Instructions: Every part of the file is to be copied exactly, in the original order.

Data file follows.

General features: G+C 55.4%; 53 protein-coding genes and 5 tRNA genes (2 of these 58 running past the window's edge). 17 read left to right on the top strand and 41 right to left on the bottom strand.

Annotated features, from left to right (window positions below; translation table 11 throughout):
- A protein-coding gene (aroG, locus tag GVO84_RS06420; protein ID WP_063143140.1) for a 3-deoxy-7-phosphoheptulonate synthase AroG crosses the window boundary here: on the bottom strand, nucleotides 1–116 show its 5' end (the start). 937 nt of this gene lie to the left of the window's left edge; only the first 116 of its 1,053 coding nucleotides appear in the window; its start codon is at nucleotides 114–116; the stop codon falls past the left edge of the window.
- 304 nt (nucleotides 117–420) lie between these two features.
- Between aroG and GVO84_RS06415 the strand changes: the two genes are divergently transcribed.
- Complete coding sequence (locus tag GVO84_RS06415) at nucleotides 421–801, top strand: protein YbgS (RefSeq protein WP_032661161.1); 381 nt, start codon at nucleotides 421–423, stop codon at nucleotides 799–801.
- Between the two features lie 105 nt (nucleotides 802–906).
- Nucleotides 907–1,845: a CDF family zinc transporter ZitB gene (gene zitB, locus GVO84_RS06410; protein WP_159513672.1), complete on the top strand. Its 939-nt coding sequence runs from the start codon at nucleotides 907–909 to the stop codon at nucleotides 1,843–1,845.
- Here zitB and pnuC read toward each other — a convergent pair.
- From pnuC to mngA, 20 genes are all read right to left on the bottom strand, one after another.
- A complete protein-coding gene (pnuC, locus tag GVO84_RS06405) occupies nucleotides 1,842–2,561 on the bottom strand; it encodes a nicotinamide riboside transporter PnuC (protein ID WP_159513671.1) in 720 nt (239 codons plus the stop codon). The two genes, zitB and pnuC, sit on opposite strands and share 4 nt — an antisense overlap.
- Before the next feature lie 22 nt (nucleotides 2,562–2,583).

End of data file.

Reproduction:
General features: G+C 55.4%; 53 protein-coding genes and 5 tRNA genes (2 of these 58 running past the window's edge). 17 read left to right on the top strand and 41 right to left on the bottom strand.

Annotated features, from left to right (window positions below; translation table 11 throughout):
- A protein-coding gene (aroG, locus tag GVO84_RS06420; protein ID WP_063143140.1) for a 3-deoxy-7-phosphoheptulonate synthase AroG crosses the window boundary here: on the bottom strand, nucleotides 1–116 show its 5' end (the start). 937 nt of this gene lie to the left of the window's left edge; only the first 116 of its 1,053 coding nucleotides appear in the window; its start codon is at nucleotides 114–116; the stop codon falls past the left edge of the window.
- 304 nt (nucleotides 117–420) lie between these two features.
- Between aroG and GVO84_RS06415 the strand changes: the two genes are divergently transcribed.
- Complete coding sequence (locus tag GVO84_RS06415) at nucleotides 421–801, top strand: protein YbgS (RefSeq protein WP_032661161.1); 381 nt, start codon at nucleotides 421–423, stop codon at nucleotides 799–801.
- Between the two features lie 105 nt (nucleotides 802–906).
- Nucleotides 907–1,845: a CDF family zinc transporter ZitB gene (gene zitB, locus GVO84_RS06410; protein WP_159513672.1), complete on the top strand. Its 939-nt coding sequence runs from the start codon at nucleotides 907–909 to the stop codon at nucleotides 1,843–1,845.
- Here zitB and pnuC read toward each other — a convergent pair.
- From pnuC to mngA, 20 genes are all read right to left on the bottom strand, one after another.
- A complete protein-coding gene (pnuC, locus tag GVO84_RS06405) occupies nucleotides 1,842–2,561 on the bottom strand; it encodes a nicotinamide riboside transporter PnuC (protein ID WP_159513671.1) in 720 nt (239 codons plus the stop codon). The two genes, zitB and pnuC, sit on opposite strands and share 4 nt — an antisense overlap.
- Before the next feature lie 22 nt (nucleotides 2,562–2,583).